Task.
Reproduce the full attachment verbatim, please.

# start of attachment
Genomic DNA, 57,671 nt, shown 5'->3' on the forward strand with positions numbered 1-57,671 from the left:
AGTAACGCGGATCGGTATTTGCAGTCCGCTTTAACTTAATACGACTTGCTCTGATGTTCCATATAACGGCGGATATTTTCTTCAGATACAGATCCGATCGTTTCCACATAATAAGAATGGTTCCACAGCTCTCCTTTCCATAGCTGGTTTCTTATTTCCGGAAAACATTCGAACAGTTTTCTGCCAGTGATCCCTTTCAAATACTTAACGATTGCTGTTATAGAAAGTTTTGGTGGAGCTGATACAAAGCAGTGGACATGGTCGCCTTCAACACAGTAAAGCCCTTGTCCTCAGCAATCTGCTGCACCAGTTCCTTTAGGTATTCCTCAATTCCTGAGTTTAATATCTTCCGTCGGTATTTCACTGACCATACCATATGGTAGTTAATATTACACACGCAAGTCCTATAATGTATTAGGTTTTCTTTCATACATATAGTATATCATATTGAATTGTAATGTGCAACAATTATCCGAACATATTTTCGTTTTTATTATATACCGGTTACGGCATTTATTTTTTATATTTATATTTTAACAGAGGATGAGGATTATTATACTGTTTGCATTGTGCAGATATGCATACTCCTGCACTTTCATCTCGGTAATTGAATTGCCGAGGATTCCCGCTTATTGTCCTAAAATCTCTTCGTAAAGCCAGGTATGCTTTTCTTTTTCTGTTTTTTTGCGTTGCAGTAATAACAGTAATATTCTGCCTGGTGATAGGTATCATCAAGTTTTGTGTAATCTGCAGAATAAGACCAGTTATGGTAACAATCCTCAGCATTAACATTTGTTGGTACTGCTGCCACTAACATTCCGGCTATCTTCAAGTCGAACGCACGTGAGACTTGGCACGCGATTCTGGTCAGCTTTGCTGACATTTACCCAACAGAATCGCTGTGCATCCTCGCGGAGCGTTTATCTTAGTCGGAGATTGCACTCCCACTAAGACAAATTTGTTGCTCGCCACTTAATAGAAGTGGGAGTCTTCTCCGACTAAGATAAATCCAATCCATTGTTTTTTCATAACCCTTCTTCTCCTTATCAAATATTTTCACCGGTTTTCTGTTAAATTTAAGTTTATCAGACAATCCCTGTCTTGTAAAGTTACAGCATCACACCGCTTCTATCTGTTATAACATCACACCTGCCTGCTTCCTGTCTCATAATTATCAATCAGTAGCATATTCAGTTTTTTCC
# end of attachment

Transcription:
Genomic DNA, 57,671 nt, shown 5'->3' on the forward strand with positions numbered 1-57,671 from the left:
AGTAACGCGGATCGGTATTTGCAGTCCGCTTTAACTTAATACGACTTGCTCTGATGTTCCATATAACGGCGGATATTTTCTTCAGATACAGATCCGATCGTTTCCACATAATAAGAATGGTTCCACAGCTCTCCTTTCCATAGCTGGTTTCTTATTTCCGGAAAACATTCGAACAGTTTTCTGCCAGTGATCCCTTTCAAATACTTAACGATTGCTGTTATAGAAAGTTTTGGTGGAGCTGATACAAAGCAGTGGACATGGTCGCCTTCAACACAGTAAAGCCCTTGTCCTCAGCAATCTGCTGCACCAGTTCCTTTAGGTATTCCTCAATTCCTGAGTTTAATATCTTCCGTCGGTATTTCACTGACCATACCATATGGTAGTTAATATTACACACGCAAGTCCTATAATGTATTAGGTTTTCTTTCATACATATAGTATATCATATTGAATTGTAATGTGCAACAATTATCCGAACATATTTTCGTTTTTATTATATACCGGTTACGGCATTTATTTTTTATATTTATATTTTAACAGAGGATGAGGATTATTATACTGTTTGCATTGTGCAGATATGCATACTCCTGCACTTTCATCTCGGTAATTGAATTGCCGAGGATTCCCGCTTATTGTCCTAAAATCTCTTCGTAAAGCCAGGTATGCTTTTCTTTTTCTGTTTTTTTGCGTTGCAGTAATAACAGTAATATTCTGCCTGGTGATAGGTATCATCAAGTTTTGTGTAATCTGCAGAATAAGACCAGTTATGGTAACAATCCTCAGCATTAACATTTGTTGGTACTGCTGCCACTAACATTCCGGCTATCTTCAAGTCGAACGCACGTGAGACTTGGCACGCGATTCTGGTCAGCTTTGCTGACATTTACCCAACAGAATCGCTGTGCATCCTCGCGGAGCGTTTATCTTAGTCGGAGATTGCACTCCCACTAAGACAAATTTGTTGCTCGCCACTTAATAGAAGTGGGAGTCTTCTCCGACTAAGATAAATCCAATCCATTGTTTTTTCATAACCCTTCTTCTCCTTATCAAATATTTTCACCGGTTTTCTGTTAAATTTAAGTTTATCAGACAATCCCTGTCTTGTAAAGTTACAGCATCACACCGCTTCTATCTGTTATAACATCACACCTGCCTGCTTCCTGTCTCATAATTATCAATCAGTAGCATATTCAGTTTTTTCC